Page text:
Can a Muscle Fiber Type Be Changed?

"Can you increase your type II muscle fibers by following a strength or hypertrophy program?" posed an intriguing question to one of my coworkers, prompting me to write this blog. In a nutshell, the answer is YES. You are likely to raise your percentage of type II muscle fibers if you follow either of these training programs.
I recognize that my 'short' answer is oversimplified, so in this blog, I'll go through the following topics in further depth:
Muscle fibers come in different types
The demands of sports that are linked to muscle fiber types
Is it because of genetics or because of recruitment?
Is it possible for different types of training to affect muscle fibers?
Within skeletal muscle, there are three types of muscle fiber. Type I (slow-twitch), Type IIa, and Type IIb are the three types of muscle contractions (fast-twitch). Each has distinct characteristics in terms of how they operate and how soon they tire. Type II muscle fibers are further divided into Type IIa and Type IIb, based on their characteristics and how rapidly they succumb to fatigue.
Slow twitch fibers, often known as Type I fibers, are red in color. This is what gives them their distinctive color: enormous amounts of myoglobin, oxygen, and high numbers of mitochondria. They can also produce repetitive low-level contractions by creating enormous amounts of ATP through an aerobic metabolic cycle, owing to their large volumes and quantities. Because of these important traits, long-distance athletes would have a higher percentage of slow-twitch fibers than fast-twitch fibers.
Fast oxidative fibers are another name for Type IIa fibers. These fibers are crimson in color and contain a large number of mitochondria and myoglobin. They use aerobic and anaerobic metabolism to create and filter Adenosine Triphosphate (ATP) at a rapid rate. Although type II fibers are more prone to fatigue than type I fibers, they produce quick, powerful muscular contractions. These fibers are more resistant to fatigue than Type IIb and are employed more during sustained power events like as 400m or even 800m.
Fast glycolytic fibers are another name for Type IIb fibers (also known as Type IIx). Due to a lack of myoglobin, they are whitish in color and have few mitochondria. They create ATP slowly but use anaerobic metabolism to break it down quickly. This results in short, powerful bursts, but it also leads to a high rate of exhaustion. These fibers are recruited for high-intensity bursts of power that last only a few seconds, such as maximal and near-maximal lifts and sprints.
Recruitment or Genetics?
Professor Trappe of Ball State University discovered that people are born with around half of their slow-twitch and fast-twitch muscle fibers. Any variations in quantities are mostly determined by genetics.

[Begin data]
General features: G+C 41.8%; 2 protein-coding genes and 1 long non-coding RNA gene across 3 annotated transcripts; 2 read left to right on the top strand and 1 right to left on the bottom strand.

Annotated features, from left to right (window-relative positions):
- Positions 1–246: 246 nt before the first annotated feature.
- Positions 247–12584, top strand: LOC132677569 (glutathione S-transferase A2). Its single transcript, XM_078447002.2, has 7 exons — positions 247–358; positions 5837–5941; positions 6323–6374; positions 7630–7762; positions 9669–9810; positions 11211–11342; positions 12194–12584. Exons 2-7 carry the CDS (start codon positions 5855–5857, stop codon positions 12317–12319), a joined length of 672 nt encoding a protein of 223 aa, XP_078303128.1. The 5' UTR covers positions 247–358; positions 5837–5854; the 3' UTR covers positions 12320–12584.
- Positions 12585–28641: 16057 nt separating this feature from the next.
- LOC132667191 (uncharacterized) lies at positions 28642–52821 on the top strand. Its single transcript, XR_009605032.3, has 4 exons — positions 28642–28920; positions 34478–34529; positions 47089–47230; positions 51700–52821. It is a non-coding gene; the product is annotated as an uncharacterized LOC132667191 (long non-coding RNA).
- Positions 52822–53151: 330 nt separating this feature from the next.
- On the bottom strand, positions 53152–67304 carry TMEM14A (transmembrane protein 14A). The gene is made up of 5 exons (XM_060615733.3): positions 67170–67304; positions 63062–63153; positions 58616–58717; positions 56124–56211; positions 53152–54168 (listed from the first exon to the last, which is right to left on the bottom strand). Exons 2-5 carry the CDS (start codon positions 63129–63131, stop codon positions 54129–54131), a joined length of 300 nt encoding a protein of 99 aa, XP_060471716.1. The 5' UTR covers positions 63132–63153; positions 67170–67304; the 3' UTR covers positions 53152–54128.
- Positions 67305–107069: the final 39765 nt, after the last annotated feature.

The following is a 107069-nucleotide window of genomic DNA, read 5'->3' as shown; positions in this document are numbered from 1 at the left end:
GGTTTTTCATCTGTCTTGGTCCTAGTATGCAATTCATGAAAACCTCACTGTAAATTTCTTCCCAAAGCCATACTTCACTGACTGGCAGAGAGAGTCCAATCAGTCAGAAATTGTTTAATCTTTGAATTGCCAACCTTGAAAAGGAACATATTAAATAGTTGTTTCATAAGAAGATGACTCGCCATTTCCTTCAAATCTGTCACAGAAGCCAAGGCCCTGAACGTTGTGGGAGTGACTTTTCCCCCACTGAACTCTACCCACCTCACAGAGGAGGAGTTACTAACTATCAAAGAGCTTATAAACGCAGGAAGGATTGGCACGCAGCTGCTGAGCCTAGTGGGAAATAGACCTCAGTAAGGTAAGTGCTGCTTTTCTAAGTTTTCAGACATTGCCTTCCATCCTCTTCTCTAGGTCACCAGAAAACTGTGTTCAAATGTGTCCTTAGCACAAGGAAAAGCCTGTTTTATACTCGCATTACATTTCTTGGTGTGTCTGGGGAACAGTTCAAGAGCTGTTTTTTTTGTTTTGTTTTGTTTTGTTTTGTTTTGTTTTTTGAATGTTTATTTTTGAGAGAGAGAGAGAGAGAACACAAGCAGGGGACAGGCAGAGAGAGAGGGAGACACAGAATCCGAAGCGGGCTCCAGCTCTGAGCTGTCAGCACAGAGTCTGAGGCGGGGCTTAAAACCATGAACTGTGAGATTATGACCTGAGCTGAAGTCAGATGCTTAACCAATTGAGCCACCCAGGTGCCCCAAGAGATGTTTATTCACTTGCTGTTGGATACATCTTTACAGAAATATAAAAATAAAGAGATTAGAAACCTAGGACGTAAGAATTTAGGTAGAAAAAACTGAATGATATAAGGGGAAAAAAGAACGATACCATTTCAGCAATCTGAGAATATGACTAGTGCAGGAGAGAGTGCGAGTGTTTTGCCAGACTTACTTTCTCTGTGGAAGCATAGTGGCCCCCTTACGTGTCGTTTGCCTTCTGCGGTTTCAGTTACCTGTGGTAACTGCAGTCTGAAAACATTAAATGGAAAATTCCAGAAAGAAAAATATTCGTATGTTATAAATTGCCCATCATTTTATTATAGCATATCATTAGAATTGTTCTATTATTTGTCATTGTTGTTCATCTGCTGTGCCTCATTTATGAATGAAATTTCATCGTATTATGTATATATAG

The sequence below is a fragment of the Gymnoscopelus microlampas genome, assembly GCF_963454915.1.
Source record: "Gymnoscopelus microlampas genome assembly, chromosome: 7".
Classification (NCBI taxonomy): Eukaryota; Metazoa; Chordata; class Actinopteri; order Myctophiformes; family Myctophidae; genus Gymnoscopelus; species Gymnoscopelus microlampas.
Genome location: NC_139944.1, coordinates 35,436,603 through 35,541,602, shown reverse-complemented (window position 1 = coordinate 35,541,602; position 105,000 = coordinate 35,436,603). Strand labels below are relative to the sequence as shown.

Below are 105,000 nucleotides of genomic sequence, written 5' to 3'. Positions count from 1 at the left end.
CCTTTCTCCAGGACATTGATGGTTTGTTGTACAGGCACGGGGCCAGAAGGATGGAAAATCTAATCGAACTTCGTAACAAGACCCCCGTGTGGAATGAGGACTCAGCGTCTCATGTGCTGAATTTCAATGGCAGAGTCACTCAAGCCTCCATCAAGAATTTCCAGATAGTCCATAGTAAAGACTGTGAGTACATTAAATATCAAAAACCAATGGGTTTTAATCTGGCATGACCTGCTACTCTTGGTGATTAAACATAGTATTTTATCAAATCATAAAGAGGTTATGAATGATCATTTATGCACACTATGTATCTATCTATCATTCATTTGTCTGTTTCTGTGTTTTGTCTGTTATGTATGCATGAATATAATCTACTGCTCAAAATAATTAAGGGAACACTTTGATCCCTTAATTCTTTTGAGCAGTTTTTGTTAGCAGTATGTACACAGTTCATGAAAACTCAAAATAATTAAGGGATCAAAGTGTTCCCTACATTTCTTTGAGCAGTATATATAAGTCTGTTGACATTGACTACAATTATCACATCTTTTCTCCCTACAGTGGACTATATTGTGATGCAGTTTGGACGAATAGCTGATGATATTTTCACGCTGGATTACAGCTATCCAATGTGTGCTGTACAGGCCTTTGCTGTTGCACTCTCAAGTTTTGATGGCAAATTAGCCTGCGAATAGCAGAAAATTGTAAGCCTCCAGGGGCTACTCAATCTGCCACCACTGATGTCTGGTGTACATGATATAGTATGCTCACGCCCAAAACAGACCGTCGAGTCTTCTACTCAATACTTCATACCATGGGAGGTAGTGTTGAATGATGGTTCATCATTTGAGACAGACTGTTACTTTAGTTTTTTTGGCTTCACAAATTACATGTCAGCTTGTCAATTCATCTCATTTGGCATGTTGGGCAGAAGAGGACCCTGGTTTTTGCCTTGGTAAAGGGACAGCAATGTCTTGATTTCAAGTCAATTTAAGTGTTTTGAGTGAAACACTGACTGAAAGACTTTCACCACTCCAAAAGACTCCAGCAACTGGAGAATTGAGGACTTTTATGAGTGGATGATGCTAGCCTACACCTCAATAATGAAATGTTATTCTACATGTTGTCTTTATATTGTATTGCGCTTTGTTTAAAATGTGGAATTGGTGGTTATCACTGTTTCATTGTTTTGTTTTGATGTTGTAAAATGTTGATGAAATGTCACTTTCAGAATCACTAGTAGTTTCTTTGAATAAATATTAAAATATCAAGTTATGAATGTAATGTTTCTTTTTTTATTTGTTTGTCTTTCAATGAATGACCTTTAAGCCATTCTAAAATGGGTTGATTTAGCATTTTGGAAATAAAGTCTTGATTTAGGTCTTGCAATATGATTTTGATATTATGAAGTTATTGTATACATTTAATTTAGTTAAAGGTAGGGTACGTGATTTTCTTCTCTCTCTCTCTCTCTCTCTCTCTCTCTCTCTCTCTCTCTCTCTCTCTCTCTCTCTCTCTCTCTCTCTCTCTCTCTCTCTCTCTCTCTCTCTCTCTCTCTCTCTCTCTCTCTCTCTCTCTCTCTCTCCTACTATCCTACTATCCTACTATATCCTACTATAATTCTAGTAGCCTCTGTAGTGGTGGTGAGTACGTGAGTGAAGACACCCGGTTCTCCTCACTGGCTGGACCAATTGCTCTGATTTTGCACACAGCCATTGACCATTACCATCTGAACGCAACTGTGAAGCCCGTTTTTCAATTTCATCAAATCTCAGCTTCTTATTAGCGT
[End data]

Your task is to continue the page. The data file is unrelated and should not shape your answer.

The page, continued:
Although an athlete's muscle fiber composition may favor one kind over another, this does not completely define which activities and training programs they should pursue. Athletes can change the characteristics of their sport by going against their dominant muscle fiber type using systematic training and significant amounts of reinforcement to bring about physiological and neuromuscular adaptations.
A 400m runner, for example, who has a high percentage of Type IIa muscle fibers, could train and refocus their efforts to suit running in 200m and 100m races, resulting in a higher percentage of Type IIb fibers. I doubt there is any research out there to pinpoint the exact amount of time it takes for a change in muscle fiber type to occur (I haven't seen any), as this is primarily dependent on the athlete's genetic make-up, and everyone is genetically unique.
At the elite level of competition, however, you will often discover that those athletes who do have certain muscle fiber characteristics compete in the sport that best suits their muscle fiber type supremacy.
The transition from slow-twitch (Type I) to fast-twitch (Type II) muscle fibers is one of the most difficult aspects of a probable muscle fiber type change (Type II). This is because slow-twitch fibers use aerobic metabolism, which uses oxygen to produce ATP, whereas fast-twitch fibers use anaerobic glycolysis to produce ATP. Lactic acid builds up during this process, resulting in a condition known as acidosis, which causes muscle weariness.
As a result, an athlete would have to shift their energy metabolisms as well as their type of fast-twitch fibers (oxidative to glycolytic). Resistance exercise, for example, can transform Type IIb fibers into Type IIa fibers by improving their ability to use the oxidative cycle.
Train to Change
The process of switching from fast-twitch to slow-twitch is rather self-explanatory for an athlete. Long, slow durational runs that are purely focused on the athlete's aerobic metabolism would be required.
If an athlete wishes to progress from Type IIa to Type IIb (and hence become more powerful, for example in powerlifting), they should focus on heavy loads, low reps, and high sets. Similarly, if an athlete wants to transition from Type IIb to Type IIa (getting quicker for short periods of time, such as in basketball or rugby), they should concentrate on lower loads (60 percent max RM – strength-speed), higher reps, and fewer sets.
Every individual is genetically diverse. We all have different combinations of muscle fiber types in our bodies. This specific blend of muscle fiber types tends to govern the sports and activities we participate in, and eventually get the best results in. That's why it's easier for some people to change their body shape by 'hitting the weights,' while others find 'smashing' marathons just as easy.
It's easier to switch between fast-twitch and slow-twitch fibers than it is to switch from slow-twitch to fast-twitch fibers. There will be a change in energy metabolism in addition to a person's immutable genetic make-up.